Photinus courtesy of Don Salvatore


Photinus ignitus interact with many species, whether it be by defending their lives from predators or trying to be the most attractive and fit male.  A Picture of a thrush courtesy of Sid Mosdellmost interesting interaction that Photinus ignitus fireflies have are with a variety of predators, including arthropods, birds, amphibians, reptiles, and fish.  Lacking size, strength, and speed (in comparison with predators), Photinus ignitus fireflies needed to balance out their weaknesses with a strength in order for survival.  Photinus ignitus gains protection over their main predators, thrushes and jumping spiders, by having steroidal pyrones known as lucibufagins (Lewis & Cratsley, 2008).  Lucibufagins are defensive steroids that make Photinus ignitus unpalatable (bad tasting) to predators (Eisner et. al, 1978).  Similar to other poisonous organisms, the predators that feed on Photinus ignitus learn to avoid them at each subsequent encounter. 

Photinus ignitus are considered lightning bugs because of their lanterns that luminesce at night.  In the Life History & Reproduction section of this website, you learn that fireflies, and more specifically Photinus ignitus, use theirGlowworm (another name for larvae) courtesy of Don Salvatore bioluminescence to locate and identify their mates during courtship.  This is not the only use for the variety of flashes and glows!  The larva use bioluminescence as a visual cue to predators to indicate that they are unpalatable and should be averted (Lewis & Cratsley, 2008).  As an adult firefly, the bioluminescence can be used in a different, interesting way.  Under certain circumstances of threat, such as being caught in a spider web, puddles, or tangles of grass, Photinus ignitus can emit a variety of flashes that are unlike those of courtship and mating (Lloyd, 2005).  These flashes most likely communicate a warning for other firefly’s to stay away.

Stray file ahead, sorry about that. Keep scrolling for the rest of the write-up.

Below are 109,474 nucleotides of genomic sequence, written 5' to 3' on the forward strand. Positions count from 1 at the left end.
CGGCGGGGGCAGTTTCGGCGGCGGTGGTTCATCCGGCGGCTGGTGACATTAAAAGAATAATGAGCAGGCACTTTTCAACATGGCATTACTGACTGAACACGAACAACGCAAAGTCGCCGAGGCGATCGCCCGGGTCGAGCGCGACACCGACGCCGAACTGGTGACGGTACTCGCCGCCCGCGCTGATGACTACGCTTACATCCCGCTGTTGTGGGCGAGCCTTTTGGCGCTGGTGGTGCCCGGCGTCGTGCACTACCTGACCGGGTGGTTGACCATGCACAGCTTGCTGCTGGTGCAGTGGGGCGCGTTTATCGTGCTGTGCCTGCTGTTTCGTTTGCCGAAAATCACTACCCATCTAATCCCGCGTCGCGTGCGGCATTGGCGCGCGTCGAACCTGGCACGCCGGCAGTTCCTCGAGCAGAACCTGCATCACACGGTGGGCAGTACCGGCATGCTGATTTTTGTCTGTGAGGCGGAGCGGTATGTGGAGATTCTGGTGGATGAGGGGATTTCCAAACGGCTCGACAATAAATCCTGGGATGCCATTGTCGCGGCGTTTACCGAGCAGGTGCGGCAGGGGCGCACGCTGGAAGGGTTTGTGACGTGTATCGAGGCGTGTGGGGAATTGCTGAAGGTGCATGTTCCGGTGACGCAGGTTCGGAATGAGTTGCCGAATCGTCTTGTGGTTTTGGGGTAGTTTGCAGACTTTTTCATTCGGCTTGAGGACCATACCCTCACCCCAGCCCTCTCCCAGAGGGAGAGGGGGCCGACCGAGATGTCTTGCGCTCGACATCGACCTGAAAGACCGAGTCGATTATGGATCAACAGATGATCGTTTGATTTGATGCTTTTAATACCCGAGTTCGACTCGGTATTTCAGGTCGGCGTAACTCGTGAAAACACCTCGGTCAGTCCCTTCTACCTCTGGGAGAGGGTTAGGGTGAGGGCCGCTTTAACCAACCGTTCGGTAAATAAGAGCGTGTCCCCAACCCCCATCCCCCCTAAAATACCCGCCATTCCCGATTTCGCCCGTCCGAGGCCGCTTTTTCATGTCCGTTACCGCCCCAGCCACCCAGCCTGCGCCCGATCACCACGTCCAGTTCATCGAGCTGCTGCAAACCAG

There are also many interactions within the species of Photinus ignitus.  One interaction in particular is that of an offering and accepting of nuptial gifts.  During the fascinating process of courtship and mating, Photinus ignitus males provide their female counterparts with nuptial gifts (Lloyd, 2005).  A nuptial gift is a food item or inedible token that could be used by a female for somatic maintenance and reproduction.  These nuptial gifts can include a variety of items such as spermatophores (a sperm-containing package), captured prey, or even an assortment of Picture of a nuptial gift, a spermatophore, courtesy of Tufts Universitymale body parts (Lewis & Cratsley, 2008).  The reasoning behind this contribution is for the female to use it as nutrients to provision her eggs (Cratsley, 2004).  Some species of fireflies, such as Photinus ignitus, do not feed as adults.  The male nuptial gifts provide the female with much-needed nutritional value to supplement her own maintenance in survival and reproduction.  Furthermore, the nuptial gifts will provide other benefits to the female, such as increasing lifetime fecundity, which is the potential reproductive capacity of the female firefly (Lewis & Cratsley, 2008).  Interestingly enough, studies have shown that for Photinus ignitus males, the ability to produce nuptial gifts, such as spermatophores, declines over each consecutive mating.  This has an impact over the lifespan of male Photinus ignitus fireflies because they will not be able to successfully mate as well towards the end of their limited lifespan (Cratsley & Lewis, 2005).

Bioluminescent fireflies (which includes Photinus ignitus) also interact with humans.  There are many applications of firefly chemistry, and here we will look at a few.  The light-producing chemicals taken from fireflies (luciferase) can be mass produced by injecting firefly genes in another organism, most likely bacteria, for increased production.  As mentioned in Fun Facts, luciferase is a chemical that can detect levels of ATP in cell, making it very useful in scientific research, food safety testing and forensic tests (Zielinski, 2013).  In terms of detecting ATP, NASA has even went as far as using firefly chemistry in search for life in space (Lloyd, 2005)!  The luciferase gene can also dramatically cut down the time it takes to diagnose a specific strain of tuberculosis.  Since tuberculosis has antibiotic medications that are strain-specific, time is essential in finding which strain is causing the dreaded disease, and this has shown to save many lives (Lloyd, 2005). 

Back to Home
Read about Fun Facts